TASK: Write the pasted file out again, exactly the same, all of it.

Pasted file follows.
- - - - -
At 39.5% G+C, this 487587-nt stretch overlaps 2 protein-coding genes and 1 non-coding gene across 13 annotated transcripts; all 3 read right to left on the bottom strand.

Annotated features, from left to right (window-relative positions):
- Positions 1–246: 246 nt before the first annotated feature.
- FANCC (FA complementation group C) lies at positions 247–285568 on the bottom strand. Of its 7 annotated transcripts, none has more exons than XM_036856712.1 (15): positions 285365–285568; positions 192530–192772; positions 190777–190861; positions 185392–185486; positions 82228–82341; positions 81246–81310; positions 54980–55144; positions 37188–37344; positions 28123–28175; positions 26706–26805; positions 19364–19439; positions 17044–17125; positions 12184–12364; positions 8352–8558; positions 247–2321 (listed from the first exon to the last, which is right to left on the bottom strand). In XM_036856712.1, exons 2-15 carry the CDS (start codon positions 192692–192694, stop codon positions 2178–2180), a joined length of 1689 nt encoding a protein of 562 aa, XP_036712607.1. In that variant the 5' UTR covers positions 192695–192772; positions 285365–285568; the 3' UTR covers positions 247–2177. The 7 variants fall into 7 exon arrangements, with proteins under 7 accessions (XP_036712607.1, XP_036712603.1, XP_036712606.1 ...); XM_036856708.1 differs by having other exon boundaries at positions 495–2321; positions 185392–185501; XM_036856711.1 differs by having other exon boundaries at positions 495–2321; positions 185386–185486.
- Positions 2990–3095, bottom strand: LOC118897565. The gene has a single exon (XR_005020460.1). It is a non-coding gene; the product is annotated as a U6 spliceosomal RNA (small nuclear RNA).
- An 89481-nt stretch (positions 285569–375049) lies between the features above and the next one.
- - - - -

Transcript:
At 39.5% G+C, this 487587-nt stretch overlaps 2 protein-coding genes and 1 non-coding gene across 13 annotated transcripts; all 3 read right to left on the bottom strand.

Annotated features, from left to right (window-relative positions):
- Positions 1–246: 246 nt before the first annotated feature.
- FANCC (FA complementation group C) lies at positions 247–285568 on the bottom strand. Of its 7 annotated transcripts, none has more exons than XM_036856712.1 (15): positions 285365–285568; positions 192530–192772; positions 190777–190861; positions 185392–185486; positions 82228–82341; positions 81246–81310; positions 54980–55144; positions 37188–37344; positions 28123–28175; positions 26706–26805; positions 19364–19439; positions 17044–17125; positions 12184–12364; positions 8352–8558; positions 247–2321 (listed from the first exon to the last, which is right to left on the bottom strand). In XM_036856712.1, exons 2-15 carry the CDS (start codon positions 192692–192694, stop codon positions 2178–2180), a joined length of 1689 nt encoding a protein of 562 aa, XP_036712607.1. In that variant the 5' UTR covers positions 192695–192772; positions 285365–285568; the 3' UTR covers positions 247–2177. The 7 variants fall into 7 exon arrangements, with proteins under 7 accessions (XP_036712607.1, XP_036712603.1, XP_036712606.1 ...); XM_036856708.1 differs by having other exon boundaries at positions 495–2321; positions 185392–185501; XM_036856711.1 differs by having other exon boundaries at positions 495–2321; positions 185386–185486.
- Positions 2990–3095, bottom strand: LOC118897565. The gene has a single exon (XR_005020460.1). It is a non-coding gene; the product is annotated as a U6 spliceosomal RNA (small nuclear RNA).
- An 89481-nt stretch (positions 285569–375049) lies between the features above and the next one.